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CT Realty president expresses confidence about Otay Mesa vacancies

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James C. Watson, president of Orange County-based CT Realty Investors, says if what has happened in the Inland Empire is any indication, the 3 million square feet of vacant space in Otay Mesa shouldn’t be a long-term problem.

Watson was in San Diego for Breakfast at the BMC at the Burnham-Moores Center for Real Estate at the University of San Diego on Thursday.

Watson, who formerly served as Koll Co. president, said the quick rebound of the industrial market in the Inland Empire is indicative of its strength.

Different surveys often arrive at different numbers, but all agree that the industrial absorption in the Inland Empire, after falling off a cliff in 2009, roared back in 2010 and 2011. Similar strength is projected when the numbers come out for 2012.

A year-end 2011 Grubb & Ellis (now Newmark Grubb Knight Frank) report tallied 14.63 million square feet of net absorption in the Inland Empire in 2010 and 19.17 million 2011. That survey projected about 16.5 million in net absorption this year.

“The vacancies are plummeting,” Watson said.

A second-quarter Daum Commercial Real Estate Services report found that the Inland Empire industrial vacancy rate, which had been well into the double digits as recently as three years ago, is now running at about 6.3 percent.

Although that 6.3 percent vacancy translates to about 28.59 million square feet of vacant (including sublet) space, Watson doesn’t seem too worried.

“I’m an optimist. I believe we’re headed toward recovery. It looks like we have a lot of space, but things can change really quickly,” Watson said, emphasizing that outposts once considered far away are not anymore.

“Twenty years ago people thought we were out of our minds to build in Ontario. Now, it is the epicenter of everything,” he added.

By 2011, CT Realty Investors, which also acquires and develops apartments and self-storage units, had a portfolio of more than 3.3 million square feet of industrial space in the Inland Empire alone.

Watson said some people doubted his sanity when he acquired a nearly 600,000-square-foot vacant industrial facility in the Beaumont community west of Palm Springs in August 2011. But the Beaumont Logistics Center is now fully leased to Updike Distribution Logistics and Hand Air Express.

The Beaumont complex includes a 444,455-square-foot building, and offers 84 dock doors, 32-foot minimum clear height and 445 parking stalls. The smaller 127,688-square-foot building features 14 dock doors with 32-foot minimum clear height openings and 128 parking stalls.

In addition to what already exists, there is a vacant adjacent parcel entitled for another 611,000 square feet that, considering the success of the other buildings, may be constructed sooner than later.

The Aliso Viejo-based firm also owns a four-building, 800,000-square-foot logistics center in San Bernardino.

Watson said what will continue to benefit the Inland Empire is the strength of its manufacturing base. According to inlandempire.us, the Inland Empire has more than 3,800 manufacturing firms employing about 120,000 people that help fill what Voit Real Estate Services says is a 437.17 million-square-foot industrial market. It isn’t clear just how much of this space is attributable to manufacturing, however.

“We have just under 1 million manufacturing jobs [in Southern California],” Watson said.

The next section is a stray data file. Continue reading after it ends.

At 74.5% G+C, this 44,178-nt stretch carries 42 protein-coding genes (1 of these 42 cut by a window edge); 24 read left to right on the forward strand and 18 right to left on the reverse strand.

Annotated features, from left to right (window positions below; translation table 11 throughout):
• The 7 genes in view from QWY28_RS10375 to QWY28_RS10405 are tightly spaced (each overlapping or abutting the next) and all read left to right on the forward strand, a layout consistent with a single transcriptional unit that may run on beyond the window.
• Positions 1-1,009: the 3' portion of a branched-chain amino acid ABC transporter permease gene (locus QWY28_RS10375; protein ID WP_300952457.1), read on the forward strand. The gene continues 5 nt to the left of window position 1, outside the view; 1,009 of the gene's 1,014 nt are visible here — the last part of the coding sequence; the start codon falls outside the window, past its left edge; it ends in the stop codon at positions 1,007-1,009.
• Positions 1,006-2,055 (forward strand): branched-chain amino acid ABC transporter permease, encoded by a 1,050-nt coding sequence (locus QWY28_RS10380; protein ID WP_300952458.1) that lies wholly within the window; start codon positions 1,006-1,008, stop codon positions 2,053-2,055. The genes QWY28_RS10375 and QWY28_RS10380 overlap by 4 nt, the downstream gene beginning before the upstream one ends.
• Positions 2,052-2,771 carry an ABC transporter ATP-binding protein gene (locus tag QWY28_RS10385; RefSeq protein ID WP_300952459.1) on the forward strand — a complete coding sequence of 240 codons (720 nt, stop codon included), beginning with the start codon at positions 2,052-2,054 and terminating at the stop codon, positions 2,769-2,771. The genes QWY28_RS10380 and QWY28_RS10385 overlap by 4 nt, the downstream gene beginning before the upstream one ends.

San Diego County has about 190.07 million square feet of industrial space and roughly 92,000 employed in manufacturing, according to the Employment Development Department. Here again, buildings that are actually used for manufacturing are just a part of the industrial base.

While CT owns property in San Diego County, the only industrial assets of any size here, according to a company website, are an 89,142-square-foot self-storage facility at 1160 Third Ave. in Chula Vista, a 57,352-square-foot industrial building at 10065 Via de la Amistad on Otay Mesa, and a 76,165-square-foot industrial building at 1530 East Grand Ave. in Escondido. The firm also owns a 20,000-square-foot office building on Mission Gorge Road in the Grantville area as well.

Past CT industrial investments in San Diego County have included the 105,000-square-foot Trolley Business Park in San Ysidro, and the 61,502-square-foot Precision Park Industrial Park in San Ysidro.

CT also formerly owned numerous apartment properties here, including the 157-unit La Jolla Canyon Apartments in the University Towne Centre area, the 240-unit Shadowridge Park Apartments in Vista, and the 89-unit Buena Vista Apartments in San Marcos.

CT may not own much property in San Diego now, but when Watson was president of The Koll Co. and Charles Abdi — now an independent broker — was working with him, Koll developed 11 million square feet of industrial and office space in San Diego County during the 1980s and 1990s.

All told, Koll developed nearly 20 million square feet of space in this county between 1966 and the early 2000s. Notable Koll properties have ranged from the 40-acre Koll Otay Mesa Business Park, the 360,000-square-foot Koll Center office building in Downtown San Diego and the 560-acre Carlsbad Research Center that spawned a whole host of developments in and outside that business park.

Since its establishment in 1994, Aliso Viejo, Calif.-based CT Realty Investors (“CTRI”) has completed more than 220 transactions with value in excess of $2.5 billion through a series of 11 independent discretionary private equity real estate funds and institutional joint ventures. CTRI continues to invest in institutional-quality industrial properties, debt instruments and multi-family properties on behalf of its affiliates in Arizona, Colorado, New Mexico, Nevada, Oregon, Utah, Washington and California.

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